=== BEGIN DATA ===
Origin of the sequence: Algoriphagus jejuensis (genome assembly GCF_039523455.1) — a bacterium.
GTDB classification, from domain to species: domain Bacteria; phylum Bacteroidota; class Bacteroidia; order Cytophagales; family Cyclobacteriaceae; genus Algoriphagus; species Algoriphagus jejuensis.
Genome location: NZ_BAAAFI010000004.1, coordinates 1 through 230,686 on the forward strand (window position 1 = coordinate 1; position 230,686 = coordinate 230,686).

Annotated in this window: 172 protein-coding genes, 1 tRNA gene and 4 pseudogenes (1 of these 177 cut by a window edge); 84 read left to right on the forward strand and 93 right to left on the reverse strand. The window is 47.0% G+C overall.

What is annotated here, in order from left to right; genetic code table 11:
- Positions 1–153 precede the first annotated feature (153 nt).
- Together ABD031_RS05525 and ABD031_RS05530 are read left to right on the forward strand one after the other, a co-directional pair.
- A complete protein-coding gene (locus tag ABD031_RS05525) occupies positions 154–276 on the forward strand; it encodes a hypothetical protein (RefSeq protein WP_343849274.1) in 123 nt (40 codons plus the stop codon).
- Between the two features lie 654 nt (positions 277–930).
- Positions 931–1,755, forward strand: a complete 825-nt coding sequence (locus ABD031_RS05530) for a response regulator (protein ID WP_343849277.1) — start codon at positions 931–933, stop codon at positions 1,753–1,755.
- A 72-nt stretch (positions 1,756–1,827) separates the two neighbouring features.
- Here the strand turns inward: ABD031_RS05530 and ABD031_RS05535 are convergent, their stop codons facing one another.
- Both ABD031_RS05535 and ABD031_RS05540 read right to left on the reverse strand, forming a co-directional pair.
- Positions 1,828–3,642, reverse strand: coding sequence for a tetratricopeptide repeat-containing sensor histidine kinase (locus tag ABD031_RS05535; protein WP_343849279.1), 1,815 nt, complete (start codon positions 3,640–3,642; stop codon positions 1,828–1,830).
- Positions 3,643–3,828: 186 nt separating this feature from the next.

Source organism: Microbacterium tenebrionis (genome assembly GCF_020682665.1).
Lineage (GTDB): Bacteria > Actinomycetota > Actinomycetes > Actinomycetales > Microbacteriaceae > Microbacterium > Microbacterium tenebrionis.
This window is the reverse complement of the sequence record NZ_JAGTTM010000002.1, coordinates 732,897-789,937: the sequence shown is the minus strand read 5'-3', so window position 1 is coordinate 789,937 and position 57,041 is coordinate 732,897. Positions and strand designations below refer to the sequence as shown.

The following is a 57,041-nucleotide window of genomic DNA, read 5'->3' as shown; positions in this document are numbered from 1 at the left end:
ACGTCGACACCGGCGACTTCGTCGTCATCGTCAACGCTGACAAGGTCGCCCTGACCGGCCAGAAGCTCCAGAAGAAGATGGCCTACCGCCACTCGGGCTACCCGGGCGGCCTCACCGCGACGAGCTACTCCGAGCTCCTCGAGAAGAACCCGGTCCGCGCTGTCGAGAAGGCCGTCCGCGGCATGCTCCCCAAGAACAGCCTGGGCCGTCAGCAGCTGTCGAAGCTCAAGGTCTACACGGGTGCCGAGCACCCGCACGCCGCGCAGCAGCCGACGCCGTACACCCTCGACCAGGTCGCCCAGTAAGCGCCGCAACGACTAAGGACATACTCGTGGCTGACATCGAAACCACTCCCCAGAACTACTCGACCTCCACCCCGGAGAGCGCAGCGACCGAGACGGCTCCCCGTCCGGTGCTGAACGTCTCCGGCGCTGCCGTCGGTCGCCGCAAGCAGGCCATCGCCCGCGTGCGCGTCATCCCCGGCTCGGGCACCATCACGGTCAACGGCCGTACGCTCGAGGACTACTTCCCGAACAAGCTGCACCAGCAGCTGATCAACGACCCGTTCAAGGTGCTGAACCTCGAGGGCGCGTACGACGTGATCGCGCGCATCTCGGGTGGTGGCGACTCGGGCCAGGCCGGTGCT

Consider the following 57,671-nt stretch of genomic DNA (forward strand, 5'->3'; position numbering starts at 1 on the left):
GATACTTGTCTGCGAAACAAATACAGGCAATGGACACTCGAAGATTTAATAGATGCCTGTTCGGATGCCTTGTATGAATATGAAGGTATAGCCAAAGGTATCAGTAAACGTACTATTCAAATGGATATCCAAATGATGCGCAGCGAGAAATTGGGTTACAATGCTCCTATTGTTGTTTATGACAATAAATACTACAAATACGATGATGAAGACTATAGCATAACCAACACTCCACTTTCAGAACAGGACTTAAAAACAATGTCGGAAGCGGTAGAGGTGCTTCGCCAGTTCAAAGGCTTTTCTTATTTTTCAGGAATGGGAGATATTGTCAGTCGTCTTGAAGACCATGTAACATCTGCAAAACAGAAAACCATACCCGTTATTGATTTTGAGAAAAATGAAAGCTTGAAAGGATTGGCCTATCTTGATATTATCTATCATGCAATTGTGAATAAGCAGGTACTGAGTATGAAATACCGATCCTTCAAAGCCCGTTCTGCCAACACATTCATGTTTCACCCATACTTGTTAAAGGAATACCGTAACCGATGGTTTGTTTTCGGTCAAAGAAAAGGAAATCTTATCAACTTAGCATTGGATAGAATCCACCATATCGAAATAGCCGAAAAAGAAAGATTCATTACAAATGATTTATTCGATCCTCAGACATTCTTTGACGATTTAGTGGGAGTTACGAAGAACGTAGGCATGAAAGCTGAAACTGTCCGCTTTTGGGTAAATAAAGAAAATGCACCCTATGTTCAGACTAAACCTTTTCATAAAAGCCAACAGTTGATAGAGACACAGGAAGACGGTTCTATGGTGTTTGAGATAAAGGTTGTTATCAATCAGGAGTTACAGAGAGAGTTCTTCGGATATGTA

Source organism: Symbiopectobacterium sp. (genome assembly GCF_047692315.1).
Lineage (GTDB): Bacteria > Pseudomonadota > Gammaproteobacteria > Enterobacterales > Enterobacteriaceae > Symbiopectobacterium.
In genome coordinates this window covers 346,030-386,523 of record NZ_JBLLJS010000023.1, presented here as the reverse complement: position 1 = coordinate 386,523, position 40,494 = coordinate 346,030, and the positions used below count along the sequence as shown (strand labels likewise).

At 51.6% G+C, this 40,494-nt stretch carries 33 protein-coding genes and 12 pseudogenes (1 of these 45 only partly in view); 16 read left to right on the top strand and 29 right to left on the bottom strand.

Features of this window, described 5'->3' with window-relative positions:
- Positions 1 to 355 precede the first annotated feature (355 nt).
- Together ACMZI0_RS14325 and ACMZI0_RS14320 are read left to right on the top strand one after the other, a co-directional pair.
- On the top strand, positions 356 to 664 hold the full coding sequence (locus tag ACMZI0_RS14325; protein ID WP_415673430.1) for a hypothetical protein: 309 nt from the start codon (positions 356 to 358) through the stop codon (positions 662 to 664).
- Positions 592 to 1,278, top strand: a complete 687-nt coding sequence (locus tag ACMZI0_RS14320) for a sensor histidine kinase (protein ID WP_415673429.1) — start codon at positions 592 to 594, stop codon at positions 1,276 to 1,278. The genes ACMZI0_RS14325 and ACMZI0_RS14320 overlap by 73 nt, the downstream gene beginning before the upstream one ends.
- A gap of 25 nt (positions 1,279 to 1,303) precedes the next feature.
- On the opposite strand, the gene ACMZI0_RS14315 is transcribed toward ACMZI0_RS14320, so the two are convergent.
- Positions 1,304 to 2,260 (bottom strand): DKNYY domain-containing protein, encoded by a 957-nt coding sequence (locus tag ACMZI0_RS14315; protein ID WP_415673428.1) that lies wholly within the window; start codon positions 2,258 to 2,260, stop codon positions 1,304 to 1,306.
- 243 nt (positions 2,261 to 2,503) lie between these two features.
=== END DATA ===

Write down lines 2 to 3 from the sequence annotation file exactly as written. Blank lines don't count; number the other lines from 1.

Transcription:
GTDB classification, from domain to species: domain Bacteria; phylum Bacteroidota; class Bacteroidia; order Cytophagales; family Cyclobacteriaceae; genus Algoriphagus; species Algoriphagus jejuensis.
Genome location: NZ_BAAAFI010000004.1, coordinates 1 through 230,686 on the forward strand (window position 1 = coordinate 1; position 230,686 = coordinate 230,686).